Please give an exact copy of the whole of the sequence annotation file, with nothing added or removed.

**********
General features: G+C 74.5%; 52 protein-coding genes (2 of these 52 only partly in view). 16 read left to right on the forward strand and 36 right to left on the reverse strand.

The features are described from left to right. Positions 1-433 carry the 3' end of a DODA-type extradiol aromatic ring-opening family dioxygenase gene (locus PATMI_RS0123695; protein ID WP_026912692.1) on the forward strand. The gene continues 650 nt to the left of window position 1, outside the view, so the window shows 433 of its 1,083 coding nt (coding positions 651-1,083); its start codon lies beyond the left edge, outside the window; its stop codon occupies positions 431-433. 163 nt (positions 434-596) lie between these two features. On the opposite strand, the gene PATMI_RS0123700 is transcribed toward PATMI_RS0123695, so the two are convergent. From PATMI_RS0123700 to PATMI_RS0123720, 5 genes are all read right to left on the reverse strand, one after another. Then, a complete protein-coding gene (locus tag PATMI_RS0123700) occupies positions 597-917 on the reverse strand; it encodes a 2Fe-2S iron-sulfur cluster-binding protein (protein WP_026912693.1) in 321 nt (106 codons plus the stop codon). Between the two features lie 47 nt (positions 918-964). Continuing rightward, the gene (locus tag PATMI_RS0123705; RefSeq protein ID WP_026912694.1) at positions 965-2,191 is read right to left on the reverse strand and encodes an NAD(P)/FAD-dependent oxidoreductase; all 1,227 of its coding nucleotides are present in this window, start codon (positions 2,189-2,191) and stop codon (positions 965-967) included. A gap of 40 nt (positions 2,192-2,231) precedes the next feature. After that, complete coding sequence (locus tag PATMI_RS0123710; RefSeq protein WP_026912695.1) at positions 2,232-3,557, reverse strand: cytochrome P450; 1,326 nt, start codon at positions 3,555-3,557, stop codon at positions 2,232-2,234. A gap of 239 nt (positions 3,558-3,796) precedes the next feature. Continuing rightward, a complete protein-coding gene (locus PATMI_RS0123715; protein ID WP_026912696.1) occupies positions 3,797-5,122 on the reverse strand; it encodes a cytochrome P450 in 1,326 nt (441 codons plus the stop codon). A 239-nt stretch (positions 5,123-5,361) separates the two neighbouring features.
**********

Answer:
General features: G+C 74.5%; 52 protein-coding genes (2 of these 52 only partly in view). 16 read left to right on the forward strand and 36 right to left on the reverse strand.

The features are described from left to right. Positions 1-433 carry the 3' end of a DODA-type extradiol aromatic ring-opening family dioxygenase gene (locus PATMI_RS0123695; protein ID WP_026912692.1) on the forward strand. The gene continues 650 nt to the left of window position 1, outside the view, so the window shows 433 of its 1,083 coding nt (coding positions 651-1,083); its start codon lies beyond the left edge, outside the window; its stop codon occupies positions 431-433. 163 nt (positions 434-596) lie between these two features. On the opposite strand, the gene PATMI_RS0123700 is transcribed toward PATMI_RS0123695, so the two are convergent. From PATMI_RS0123700 to PATMI_RS0123720, 5 genes are all read right to left on the reverse strand, one after another. Then, a complete protein-coding gene (locus tag PATMI_RS0123700) occupies positions 597-917 on the reverse strand; it encodes a 2Fe-2S iron-sulfur cluster-binding protein (protein WP_026912693.1) in 321 nt (106 codons plus the stop codon). Between the two features lie 47 nt (positions 918-964). Continuing rightward, the gene (locus tag PATMI_RS0123705; RefSeq protein ID WP_026912694.1) at positions 965-2,191 is read right to left on the reverse strand and encodes an NAD(P)/FAD-dependent oxidoreductase; all 1,227 of its coding nucleotides are present in this window, start codon (positions 2,189-2,191) and stop codon (positions 965-967) included. A gap of 40 nt (positions 2,192-2,231) precedes the next feature. After that, complete coding sequence (locus tag PATMI_RS0123710; RefSeq protein WP_026912695.1) at positions 2,232-3,557, reverse strand: cytochrome P450; 1,326 nt, start codon at positions 3,555-3,557, stop codon at positions 2,232-2,234. A gap of 239 nt (positions 3,558-3,796) precedes the next feature. Continuing rightward, a complete protein-coding gene (locus PATMI_RS0123715; protein ID WP_026912696.1) occupies positions 3,797-5,122 on the reverse strand; it encodes a cytochrome P450 in 1,326 nt (441 codons plus the stop codon). A 239-nt stretch (positions 5,123-5,361) separates the two neighbouring features.